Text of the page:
As soon as he took office in January 2017, President Donald Trump unleashed the military against the Islamic State group in Iraq and Syria — and since that time, the terror organization has been nearly defeated and chased out of the lands they claimed for a “caliphate.”
But ISIS still remains a threat — at least online. The terror group has shifted their focus from physical terror attacks to online attacks and threats of violence in the cyber realm — and they have even targeted Facebook founder and CEO Mark Zuckerberg with an apparent assassination threat.
ISIS hits the web
According to the U.K. Daily Star, a number of “pro-ISIS” hacking groups have come together and joined forces online to form what has become known as the United Cyber Caliphate (UCC)
A cybersecurity firm known as Sixgill recently released a report that documented online hacking efforts made by the remnants of ISIS, which included hacking attempts — with varying degrees of success — on multiple major websites, including Facebook itself and an untold number of Facebook accounts.
As part of the alleged Facebook hack, the UCC has circulated photoshopped pictures that show Zuckerberg on his knees while wearing an orange jumpsuit as he is beheaded by a black-clad terrorist.
The picture, an apparent threat, also included Facebook’s logo with the word “hacked” written across it and contained the message: “Go to hell, Mark.”
“We assume that ISIS is targeting Facebook to retaliate against its measures to censor pro-ISIS content and groups, and on [a] more general level because Facebook is seen as a Western symbol,” Sixgill said in a statement to the Daily Star.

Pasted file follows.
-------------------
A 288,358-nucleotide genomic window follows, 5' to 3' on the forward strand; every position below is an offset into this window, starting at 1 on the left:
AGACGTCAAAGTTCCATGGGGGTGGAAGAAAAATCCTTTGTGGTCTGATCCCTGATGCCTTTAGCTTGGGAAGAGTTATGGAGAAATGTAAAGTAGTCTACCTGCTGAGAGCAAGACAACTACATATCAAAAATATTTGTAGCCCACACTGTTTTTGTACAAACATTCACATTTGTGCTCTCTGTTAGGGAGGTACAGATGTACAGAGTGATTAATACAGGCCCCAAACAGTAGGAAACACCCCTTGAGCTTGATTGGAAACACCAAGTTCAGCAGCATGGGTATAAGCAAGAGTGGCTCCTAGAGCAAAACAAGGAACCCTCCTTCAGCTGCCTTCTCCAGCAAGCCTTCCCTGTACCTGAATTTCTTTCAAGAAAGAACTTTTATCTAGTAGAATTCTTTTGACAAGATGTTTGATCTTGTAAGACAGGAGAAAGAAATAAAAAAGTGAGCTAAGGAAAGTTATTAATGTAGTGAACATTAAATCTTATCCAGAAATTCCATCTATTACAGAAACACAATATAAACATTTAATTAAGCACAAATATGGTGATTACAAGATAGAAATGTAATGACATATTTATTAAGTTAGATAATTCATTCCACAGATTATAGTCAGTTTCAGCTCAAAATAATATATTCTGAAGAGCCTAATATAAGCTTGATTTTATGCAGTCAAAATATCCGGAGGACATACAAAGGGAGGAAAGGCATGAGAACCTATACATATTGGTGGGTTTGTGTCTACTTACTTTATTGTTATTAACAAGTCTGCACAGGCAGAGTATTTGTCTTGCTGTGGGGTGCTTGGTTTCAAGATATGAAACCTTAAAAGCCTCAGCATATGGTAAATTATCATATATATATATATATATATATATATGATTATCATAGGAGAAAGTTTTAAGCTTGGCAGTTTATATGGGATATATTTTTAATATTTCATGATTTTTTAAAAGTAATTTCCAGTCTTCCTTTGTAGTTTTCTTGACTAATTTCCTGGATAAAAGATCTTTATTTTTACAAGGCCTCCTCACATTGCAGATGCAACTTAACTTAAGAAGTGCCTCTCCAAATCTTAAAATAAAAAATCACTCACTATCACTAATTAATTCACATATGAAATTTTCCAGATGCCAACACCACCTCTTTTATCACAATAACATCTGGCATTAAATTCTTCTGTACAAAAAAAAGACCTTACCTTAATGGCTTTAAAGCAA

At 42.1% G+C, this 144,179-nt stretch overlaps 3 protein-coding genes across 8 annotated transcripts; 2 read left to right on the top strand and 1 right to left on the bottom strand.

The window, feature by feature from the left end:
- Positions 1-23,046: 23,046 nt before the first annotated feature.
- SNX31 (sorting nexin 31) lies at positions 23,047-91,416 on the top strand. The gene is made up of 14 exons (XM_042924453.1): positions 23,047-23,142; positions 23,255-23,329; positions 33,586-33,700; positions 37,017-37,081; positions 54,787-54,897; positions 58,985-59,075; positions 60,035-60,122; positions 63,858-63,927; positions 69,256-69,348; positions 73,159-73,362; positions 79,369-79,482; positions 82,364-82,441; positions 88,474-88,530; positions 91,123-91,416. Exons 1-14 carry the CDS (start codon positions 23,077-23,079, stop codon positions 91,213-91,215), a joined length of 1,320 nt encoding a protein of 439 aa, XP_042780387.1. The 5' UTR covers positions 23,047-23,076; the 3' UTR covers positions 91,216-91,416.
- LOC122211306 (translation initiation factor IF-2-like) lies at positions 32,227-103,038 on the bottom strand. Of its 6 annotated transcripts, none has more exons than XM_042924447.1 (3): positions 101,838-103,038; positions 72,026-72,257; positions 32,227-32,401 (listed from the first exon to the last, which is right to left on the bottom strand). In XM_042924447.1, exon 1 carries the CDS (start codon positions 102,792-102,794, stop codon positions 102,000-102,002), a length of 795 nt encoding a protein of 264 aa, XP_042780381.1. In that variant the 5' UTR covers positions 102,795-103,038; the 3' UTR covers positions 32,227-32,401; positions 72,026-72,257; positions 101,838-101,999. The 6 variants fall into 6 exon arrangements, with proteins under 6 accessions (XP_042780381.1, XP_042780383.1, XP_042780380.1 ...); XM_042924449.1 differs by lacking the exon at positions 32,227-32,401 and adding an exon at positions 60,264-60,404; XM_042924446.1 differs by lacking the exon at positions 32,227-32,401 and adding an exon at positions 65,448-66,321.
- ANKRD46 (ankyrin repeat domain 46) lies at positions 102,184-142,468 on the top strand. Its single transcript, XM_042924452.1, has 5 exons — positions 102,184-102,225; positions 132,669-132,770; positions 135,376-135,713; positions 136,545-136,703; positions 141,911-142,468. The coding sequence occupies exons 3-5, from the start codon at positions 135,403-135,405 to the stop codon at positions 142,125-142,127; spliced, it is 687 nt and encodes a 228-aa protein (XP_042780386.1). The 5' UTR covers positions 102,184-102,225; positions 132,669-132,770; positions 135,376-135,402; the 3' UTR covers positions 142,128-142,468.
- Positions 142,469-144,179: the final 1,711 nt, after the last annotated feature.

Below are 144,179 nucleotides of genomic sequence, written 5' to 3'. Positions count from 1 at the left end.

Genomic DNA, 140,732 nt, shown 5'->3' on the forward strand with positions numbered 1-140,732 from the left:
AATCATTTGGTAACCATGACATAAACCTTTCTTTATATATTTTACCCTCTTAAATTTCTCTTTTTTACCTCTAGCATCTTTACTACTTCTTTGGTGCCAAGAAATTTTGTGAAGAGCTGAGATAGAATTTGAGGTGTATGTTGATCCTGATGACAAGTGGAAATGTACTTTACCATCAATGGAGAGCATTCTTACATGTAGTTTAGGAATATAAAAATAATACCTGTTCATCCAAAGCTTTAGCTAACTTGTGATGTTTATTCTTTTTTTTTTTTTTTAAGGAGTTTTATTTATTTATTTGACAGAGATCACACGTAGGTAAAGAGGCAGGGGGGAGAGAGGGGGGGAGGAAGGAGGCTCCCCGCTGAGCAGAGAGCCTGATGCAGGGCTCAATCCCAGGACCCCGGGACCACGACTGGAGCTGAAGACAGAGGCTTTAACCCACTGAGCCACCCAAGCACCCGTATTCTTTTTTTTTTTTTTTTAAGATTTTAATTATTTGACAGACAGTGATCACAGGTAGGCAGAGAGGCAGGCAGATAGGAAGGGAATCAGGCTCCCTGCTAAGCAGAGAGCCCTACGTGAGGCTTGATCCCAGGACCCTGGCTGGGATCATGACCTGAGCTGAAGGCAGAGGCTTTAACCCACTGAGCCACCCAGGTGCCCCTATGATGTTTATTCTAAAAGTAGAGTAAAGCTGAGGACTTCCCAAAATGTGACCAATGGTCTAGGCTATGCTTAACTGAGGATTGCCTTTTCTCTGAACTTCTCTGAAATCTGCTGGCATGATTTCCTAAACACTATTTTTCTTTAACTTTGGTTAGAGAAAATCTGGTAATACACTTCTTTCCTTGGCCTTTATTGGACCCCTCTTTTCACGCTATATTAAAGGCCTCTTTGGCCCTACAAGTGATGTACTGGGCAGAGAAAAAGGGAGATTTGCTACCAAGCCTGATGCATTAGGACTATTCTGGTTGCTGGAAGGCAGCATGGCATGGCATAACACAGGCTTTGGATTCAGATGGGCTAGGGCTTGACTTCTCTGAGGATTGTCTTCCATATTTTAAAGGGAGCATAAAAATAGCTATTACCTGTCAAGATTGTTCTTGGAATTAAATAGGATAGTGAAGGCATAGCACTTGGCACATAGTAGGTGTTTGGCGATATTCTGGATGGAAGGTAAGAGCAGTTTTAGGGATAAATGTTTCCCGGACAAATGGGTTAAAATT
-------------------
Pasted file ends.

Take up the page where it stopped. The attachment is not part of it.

Aside from Facebook, the UCC has also targeted a number of other websites — at least some of which are government-run in Asian countries — with denial of service attacks that overwhelm them with manufactured traffic and force them offline.
In all, the UCC has claimed to be responsible for the alleged hacking of some 213 websites and proudly claimed to be responsible for forcing upwards of 520 websites to go down by virtue of their cyber attacks.
The UCC has also taken a special interest in threatening the mysterious online hacktivist group “Anonymous” — which has long been opposed to ISIS — with threats along the lines of, “this is what happens if you continue to challenge us.”
The Islamic State group may have been all but defeated militarily on the battlefields of the Middle East, but they appear to still pose a threat online, and are most likely attempting to encourage their devoted followers around the globe to carry on their apocalyptic fight in small but deadly terror attacks and assassination attempts.
Hopefully, nothing comes of the cyber attacks, and this scourge of sadistic radical Islamism will soon be wiped from the face of the Earth.